“How are you?”
We ask this question of each other all the time. Whether we mean it is a question that will have to wait for another day. Today, I’m more interested in talking about our answers.
Maybe it’s because we suspect that many who ask this question are just being polite and don’t really care about the answer, but we’ve stopped being honest when asked.
That seems to be the universal response. The word “fine” isn’t necessarily a bad one. It’s meant to mean that things are satisfactory or even fairly good, but that’s not how most of us use it. Saying you are “fine” is a brush off. It’s a way of saying “Well, since you don’t really want to know, I’m not really going to tell you.”
So, why the rant today?
Living authentically, flying our freak flag is about sharing more of ourselves with the world. Authenticity attracts people and opportunity to you, but authenticity isn’t a light switch to be turned on and off based on our comfort level.
I realized recently that I wasn’t being terribly authentic in many of my conversations with people. I’m lucky to have a great network of peers and friends who want to be very supportive. When talking to them, they would ask me how things were going. After all, I am trying to build a business at the same time that my wife is also building a business. No steady paychecks are at our house. It’s hard. The past nine months have been the hardest work of my life and getting this far hasn’t been easy. There have been times where I needed help, and other times when I needed a pep talk.
But, I wasn’t getting what I needed because when asked how things were going I’d say, “I’m really busy.”
What does that even mean? Everyone is busy. You can be busy doing nothing. You can be busy making money and you can be busy losing money. Busy is another way of saying “fine.” I had the mistaken notion that I needed to put up a false front to the world that things were great. That somehow, if I kept telling everyone that business was fine and that I was really busy, that it would be better for both of us. But, it wasn’t. All that was happening was that I was missing the opportunity to have really meaningful conversations.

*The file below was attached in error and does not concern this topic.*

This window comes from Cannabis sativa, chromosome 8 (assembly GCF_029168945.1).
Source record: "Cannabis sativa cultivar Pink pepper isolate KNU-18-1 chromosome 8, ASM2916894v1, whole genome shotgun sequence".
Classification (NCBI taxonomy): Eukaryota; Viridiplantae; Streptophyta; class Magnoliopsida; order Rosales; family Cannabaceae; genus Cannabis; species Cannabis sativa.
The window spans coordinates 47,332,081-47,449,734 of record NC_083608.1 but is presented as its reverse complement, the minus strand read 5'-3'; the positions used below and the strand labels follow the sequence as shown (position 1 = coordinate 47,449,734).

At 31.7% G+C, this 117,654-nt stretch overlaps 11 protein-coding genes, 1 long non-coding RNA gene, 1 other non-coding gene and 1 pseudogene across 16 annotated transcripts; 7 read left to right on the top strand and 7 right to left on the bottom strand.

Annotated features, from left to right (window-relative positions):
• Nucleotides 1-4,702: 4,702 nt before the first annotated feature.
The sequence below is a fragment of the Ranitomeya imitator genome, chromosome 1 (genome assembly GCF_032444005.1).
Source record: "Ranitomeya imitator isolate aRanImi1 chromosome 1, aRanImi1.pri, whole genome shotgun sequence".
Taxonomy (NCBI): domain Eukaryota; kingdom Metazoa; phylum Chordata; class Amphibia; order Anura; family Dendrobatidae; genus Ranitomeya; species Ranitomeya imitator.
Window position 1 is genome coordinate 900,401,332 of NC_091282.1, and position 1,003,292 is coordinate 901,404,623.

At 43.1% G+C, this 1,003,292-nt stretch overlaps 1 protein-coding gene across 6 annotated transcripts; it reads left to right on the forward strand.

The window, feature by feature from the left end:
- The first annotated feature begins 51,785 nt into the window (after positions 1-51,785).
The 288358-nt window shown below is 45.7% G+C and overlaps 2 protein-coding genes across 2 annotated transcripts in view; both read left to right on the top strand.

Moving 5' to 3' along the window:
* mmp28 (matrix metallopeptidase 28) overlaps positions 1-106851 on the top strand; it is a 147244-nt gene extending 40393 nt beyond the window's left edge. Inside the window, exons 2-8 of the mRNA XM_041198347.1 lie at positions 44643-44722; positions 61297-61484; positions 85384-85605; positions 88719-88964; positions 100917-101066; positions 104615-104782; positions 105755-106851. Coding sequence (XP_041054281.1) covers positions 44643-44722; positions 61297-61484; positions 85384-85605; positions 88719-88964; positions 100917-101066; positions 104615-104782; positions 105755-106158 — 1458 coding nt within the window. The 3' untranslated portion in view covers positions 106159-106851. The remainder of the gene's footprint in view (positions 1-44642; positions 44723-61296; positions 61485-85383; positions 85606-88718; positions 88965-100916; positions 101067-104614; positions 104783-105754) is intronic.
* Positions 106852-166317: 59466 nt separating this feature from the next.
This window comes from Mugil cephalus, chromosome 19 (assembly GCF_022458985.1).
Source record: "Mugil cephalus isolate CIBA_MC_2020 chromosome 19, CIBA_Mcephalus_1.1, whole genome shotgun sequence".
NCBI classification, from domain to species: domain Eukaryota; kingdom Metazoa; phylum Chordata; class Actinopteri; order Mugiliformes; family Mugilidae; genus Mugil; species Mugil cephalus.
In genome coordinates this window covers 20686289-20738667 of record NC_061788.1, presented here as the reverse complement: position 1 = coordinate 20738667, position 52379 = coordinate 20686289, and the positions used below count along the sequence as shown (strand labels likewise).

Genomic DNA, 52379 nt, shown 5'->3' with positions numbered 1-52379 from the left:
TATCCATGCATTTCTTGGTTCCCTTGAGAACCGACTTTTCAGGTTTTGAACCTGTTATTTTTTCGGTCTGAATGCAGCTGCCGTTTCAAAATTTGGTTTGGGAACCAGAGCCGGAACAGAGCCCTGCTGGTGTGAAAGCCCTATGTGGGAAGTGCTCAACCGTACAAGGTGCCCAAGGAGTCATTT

So, I started telling the truth. Now, when people ask me how I’m doing, I tell them that I love the work I’m doing, but that building a business is one of the hardest things I have ever done. And, I tell them that I wouldn’t be making it without the help and support of my network.
You know what happens when I do this? People ask me more questions. Then, they ask how they can help.
Being more honest and authentic when answering this questions has been good for me personally and for my business.
What about you? When asked this question, do you hide what you’re going through, or do you use it as a chance to invite the other person into a real conversation? I love it when someone replies to this question by saying, “things are great!” I ask them to tell me about it and I usually end up feeling inspired by what I hear. It is a gift.
Being more authentic and open in our interactions with others is a powerful way to build and deepen relationships. But, it requires some courage and a willingness to be vulnerable at times. As a disclaimer, I’m not suggesting that you use this post as an opportunity to start dumping your life story on any stranger who asks how you are. Keep your initial response to the question short and real. If the person who asked really cares, they’ll ask another question. If not, move on with your day.
Try it. You will be surprised by what happens next.
Great post. Made me think of the line from “The Italian Job” where Donald Sutherland says that fine stands for: freaked-out, insecure, neurotic, and emotional. Too true. The word “fine” is a strong shield/barrier that we usually drag out in the moments we can least afford to use it.
I came across this post from a tweet and LOVED it! I think we often think that we are bothering people by saying what’s really going on, but you have found the positive in having a REAL conversation and being honest! Not a new concept, certainly, but one we tend to ignore in that “how are you” situation. I also have to share a tidbit on the “fine.” I worked with a lovely woman years ago who reminded me of Audrey Hepburn. She was very sweet, and soft spoken and kind. And she floored me one day when she told me that when she says “FINE” she actually means f*****d up, insecure, neurotic and emotional. So every since then, I have thought of that and only use the word when I’m truly feeling that way!